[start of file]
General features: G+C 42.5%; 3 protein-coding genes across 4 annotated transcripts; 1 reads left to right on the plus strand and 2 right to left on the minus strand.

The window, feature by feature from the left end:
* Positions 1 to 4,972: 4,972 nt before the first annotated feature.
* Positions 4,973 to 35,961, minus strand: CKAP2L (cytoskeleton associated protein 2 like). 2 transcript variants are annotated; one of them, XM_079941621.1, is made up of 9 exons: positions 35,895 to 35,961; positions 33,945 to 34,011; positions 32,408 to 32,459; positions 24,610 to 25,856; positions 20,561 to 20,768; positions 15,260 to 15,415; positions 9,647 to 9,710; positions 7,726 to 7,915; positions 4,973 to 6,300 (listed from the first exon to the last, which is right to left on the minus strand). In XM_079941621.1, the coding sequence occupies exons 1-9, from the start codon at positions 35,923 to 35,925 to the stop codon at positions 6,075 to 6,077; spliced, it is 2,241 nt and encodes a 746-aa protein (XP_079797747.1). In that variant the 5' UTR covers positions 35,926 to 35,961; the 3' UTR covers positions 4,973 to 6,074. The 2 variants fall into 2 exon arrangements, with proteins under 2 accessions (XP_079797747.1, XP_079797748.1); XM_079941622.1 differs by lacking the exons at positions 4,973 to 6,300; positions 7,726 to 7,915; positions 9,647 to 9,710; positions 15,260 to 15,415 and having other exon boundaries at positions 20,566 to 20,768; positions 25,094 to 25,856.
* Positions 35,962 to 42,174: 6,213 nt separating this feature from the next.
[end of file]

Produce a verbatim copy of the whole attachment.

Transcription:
General features: G+C 42.5%; 3 protein-coding genes across 4 annotated transcripts; 1 reads left to right on the plus strand and 2 right to left on the minus strand.

The window, feature by feature from the left end:
* Positions 1 to 4,972: 4,972 nt before the first annotated feature.
* Positions 4,973 to 35,961, minus strand: CKAP2L (cytoskeleton associated protein 2 like). 2 transcript variants are annotated; one of them, XM_079941621.1, is made up of 9 exons: positions 35,895 to 35,961; positions 33,945 to 34,011; positions 32,408 to 32,459; positions 24,610 to 25,856; positions 20,561 to 20,768; positions 15,260 to 15,415; positions 9,647 to 9,710; positions 7,726 to 7,915; positions 4,973 to 6,300 (listed from the first exon to the last, which is right to left on the minus strand). In XM_079941621.1, the coding sequence occupies exons 1-9, from the start codon at positions 35,923 to 35,925 to the stop codon at positions 6,075 to 6,077; spliced, it is 2,241 nt and encodes a 746-aa protein (XP_079797747.1). In that variant the 5' UTR covers positions 35,926 to 35,961; the 3' UTR covers positions 4,973 to 6,074. The 2 variants fall into 2 exon arrangements, with proteins under 2 accessions (XP_079797747.1, XP_079797748.1); XM_079941622.1 differs by lacking the exons at positions 4,973 to 6,300; positions 7,726 to 7,915; positions 9,647 to 9,710; positions 15,260 to 15,415 and having other exon boundaries at positions 20,566 to 20,768; positions 25,094 to 25,856.
* Positions 35,962 to 42,174: 6,213 nt separating this feature from the next.